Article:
Sound Branding

The publication of Martin Lindstrom’s book BRAND sense in 2007 opened the door to a whole new world for many marketers, producing a genuine paradigm shift from one sense to five and confirming the beginning of a whole new approach which we now know as sensory branding.

Lindstrom reported that a massive 83% of all marketing expenditure globally has been focused on the eyes alone – which is way out of proportion compared to the integrated multisensory way we form our opinions and attachments. Marketers have been largely ignoring the power of the other four senses! Millward Brown, who carried out the BRAND sense research, summarise their findings thus:

The study confirmed that the brands with sensory depth were particularly strong, with clearly defined, globally understood and distinctive brand identities, and with relevant and aspirational brand values. In some respects at least, these brands had deliberately built their sensory values and are now benefiting from owning such associations.

Sound is potentially the largest unexplored territory in this new marketing world. It’s the second major sense after sight, because only through video and audio can marketers broadcast to large audiences – and only in these two senses can they deliver specific messages. Smell, touch and taste are powerful and should never be ignored, but they are either atmospheric and supportive or entirely specific to one experience, so they are rarely primary communicators.

According to Lindstrom and Millward Brown, sound is rated as a key element of brand communication by 41% of consumers – and yet just 12% of the world’s marketing communication budgets are spent on it.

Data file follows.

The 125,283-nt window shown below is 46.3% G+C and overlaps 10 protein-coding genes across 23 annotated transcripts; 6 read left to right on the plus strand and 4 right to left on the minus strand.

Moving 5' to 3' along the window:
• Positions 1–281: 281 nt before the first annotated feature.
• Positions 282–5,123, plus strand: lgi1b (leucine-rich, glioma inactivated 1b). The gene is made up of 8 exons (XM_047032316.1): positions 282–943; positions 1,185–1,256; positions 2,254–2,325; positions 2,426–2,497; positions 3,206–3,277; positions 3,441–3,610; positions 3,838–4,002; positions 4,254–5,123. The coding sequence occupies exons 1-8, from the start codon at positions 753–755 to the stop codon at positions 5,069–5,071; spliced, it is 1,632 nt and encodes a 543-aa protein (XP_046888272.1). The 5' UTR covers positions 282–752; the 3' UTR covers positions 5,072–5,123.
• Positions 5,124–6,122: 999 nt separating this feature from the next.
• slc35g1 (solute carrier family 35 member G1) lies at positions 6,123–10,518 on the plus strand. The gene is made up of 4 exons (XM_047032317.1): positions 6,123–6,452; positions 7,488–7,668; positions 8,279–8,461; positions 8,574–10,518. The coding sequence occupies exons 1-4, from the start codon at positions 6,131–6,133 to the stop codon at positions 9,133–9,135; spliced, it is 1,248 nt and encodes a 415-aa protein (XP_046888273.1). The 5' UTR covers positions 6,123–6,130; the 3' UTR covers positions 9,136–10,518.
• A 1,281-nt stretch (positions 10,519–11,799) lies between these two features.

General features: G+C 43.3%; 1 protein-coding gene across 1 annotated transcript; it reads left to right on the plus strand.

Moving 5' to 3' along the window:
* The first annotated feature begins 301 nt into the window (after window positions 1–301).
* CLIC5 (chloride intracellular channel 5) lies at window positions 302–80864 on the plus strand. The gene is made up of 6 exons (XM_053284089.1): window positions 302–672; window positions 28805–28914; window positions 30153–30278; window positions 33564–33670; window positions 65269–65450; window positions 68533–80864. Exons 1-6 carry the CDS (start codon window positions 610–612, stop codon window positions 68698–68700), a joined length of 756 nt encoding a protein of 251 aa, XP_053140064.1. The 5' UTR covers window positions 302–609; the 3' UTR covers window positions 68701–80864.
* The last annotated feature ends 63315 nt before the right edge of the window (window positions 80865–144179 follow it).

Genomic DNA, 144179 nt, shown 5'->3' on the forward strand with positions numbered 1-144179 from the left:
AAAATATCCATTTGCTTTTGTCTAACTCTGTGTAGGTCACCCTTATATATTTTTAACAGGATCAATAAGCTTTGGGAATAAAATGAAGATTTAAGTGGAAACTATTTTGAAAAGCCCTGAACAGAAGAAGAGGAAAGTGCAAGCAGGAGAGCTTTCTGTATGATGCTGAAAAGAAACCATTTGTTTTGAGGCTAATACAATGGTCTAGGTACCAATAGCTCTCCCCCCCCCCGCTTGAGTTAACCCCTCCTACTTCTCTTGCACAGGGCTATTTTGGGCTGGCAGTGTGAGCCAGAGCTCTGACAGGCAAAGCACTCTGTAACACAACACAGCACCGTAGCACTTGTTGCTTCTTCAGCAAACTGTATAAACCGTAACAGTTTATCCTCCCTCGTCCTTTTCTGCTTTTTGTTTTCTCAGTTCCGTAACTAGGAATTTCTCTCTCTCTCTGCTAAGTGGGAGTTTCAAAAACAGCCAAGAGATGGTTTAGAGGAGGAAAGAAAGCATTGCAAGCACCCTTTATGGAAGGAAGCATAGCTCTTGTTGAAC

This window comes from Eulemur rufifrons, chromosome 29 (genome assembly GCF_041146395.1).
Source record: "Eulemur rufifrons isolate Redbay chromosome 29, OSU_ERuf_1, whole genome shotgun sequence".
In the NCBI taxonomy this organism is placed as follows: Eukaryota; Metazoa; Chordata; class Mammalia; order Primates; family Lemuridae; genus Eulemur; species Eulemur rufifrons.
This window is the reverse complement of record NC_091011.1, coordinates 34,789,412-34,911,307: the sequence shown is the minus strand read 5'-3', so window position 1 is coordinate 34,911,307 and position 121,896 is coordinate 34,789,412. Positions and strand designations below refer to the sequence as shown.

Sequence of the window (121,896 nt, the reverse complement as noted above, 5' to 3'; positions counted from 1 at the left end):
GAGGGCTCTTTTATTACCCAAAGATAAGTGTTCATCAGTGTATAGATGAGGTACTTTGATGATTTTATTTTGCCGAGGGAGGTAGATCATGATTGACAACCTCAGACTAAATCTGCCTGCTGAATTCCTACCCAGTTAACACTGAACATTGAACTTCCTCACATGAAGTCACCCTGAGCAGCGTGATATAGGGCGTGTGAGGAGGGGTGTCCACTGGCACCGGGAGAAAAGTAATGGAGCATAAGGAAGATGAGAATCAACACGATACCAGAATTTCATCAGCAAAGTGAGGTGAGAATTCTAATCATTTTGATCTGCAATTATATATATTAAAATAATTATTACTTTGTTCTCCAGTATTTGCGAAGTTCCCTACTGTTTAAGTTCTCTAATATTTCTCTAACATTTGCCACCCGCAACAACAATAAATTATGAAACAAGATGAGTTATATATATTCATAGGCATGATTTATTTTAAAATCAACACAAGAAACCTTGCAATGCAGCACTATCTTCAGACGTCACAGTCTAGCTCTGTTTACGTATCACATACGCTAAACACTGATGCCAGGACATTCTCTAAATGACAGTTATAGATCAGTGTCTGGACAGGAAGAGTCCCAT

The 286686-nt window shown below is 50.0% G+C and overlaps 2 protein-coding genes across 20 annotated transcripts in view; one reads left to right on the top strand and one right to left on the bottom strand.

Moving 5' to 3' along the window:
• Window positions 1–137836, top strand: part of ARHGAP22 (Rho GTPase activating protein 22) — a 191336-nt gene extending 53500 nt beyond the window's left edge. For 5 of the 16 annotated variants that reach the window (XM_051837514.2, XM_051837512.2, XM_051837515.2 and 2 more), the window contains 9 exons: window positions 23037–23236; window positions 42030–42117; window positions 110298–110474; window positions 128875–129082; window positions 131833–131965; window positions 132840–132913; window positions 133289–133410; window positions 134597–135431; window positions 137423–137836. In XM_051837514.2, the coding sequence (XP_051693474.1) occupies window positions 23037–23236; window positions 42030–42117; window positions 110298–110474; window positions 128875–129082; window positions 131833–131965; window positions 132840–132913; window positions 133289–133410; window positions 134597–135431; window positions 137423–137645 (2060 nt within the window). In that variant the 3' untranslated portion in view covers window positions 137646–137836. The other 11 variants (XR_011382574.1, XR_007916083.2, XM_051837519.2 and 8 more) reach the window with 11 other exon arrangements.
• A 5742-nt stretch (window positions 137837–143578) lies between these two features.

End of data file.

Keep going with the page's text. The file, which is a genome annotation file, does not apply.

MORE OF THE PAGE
The opportunity is emphasised by the work of Oxford University’s Professor Charles Spence, who specialises in analysing ‘cross-modal’ effects – the inter-relational effects of combinations of senses. Spence has found that congruent sound increases the impact of visual communication by 1107%, while incongruent sound reduces that impact by 86%. That’s an entire order of magnitude up or down! It’s a shocking thought that so much of the trillions spent each year globally on visual branding is being diluted in this way by incongruent sound.

At The Sound Agency, Chairman Julian treasure has identified eight expressions of a brand in sound. He calls them collectively BrandSound™. The eight expressions are:

Brand Voice, Brand Music, Sonic Logo, Advertising Sound, Branded Audio, Soundscapes, Telephone Sound and Product Sound

Every brand should consider all eight expressions, mapping its strengths and weaknesses, opportunities and threats in each, and then producing a set of BrandSound™ Guidelines, which will usually also act as a solid brief for creating a whole new set of powerful tools to use.

Thus properly equipped, the brand can venture out into the new world of sensory marketing as a leader, making those competitors who continue in just one dimension look (and sound and smell and taste and feel) like – as Julian asserts – the dinosaurs they are.

Many thanks to @thesoundagency @juliantreasure for providing content in this blog.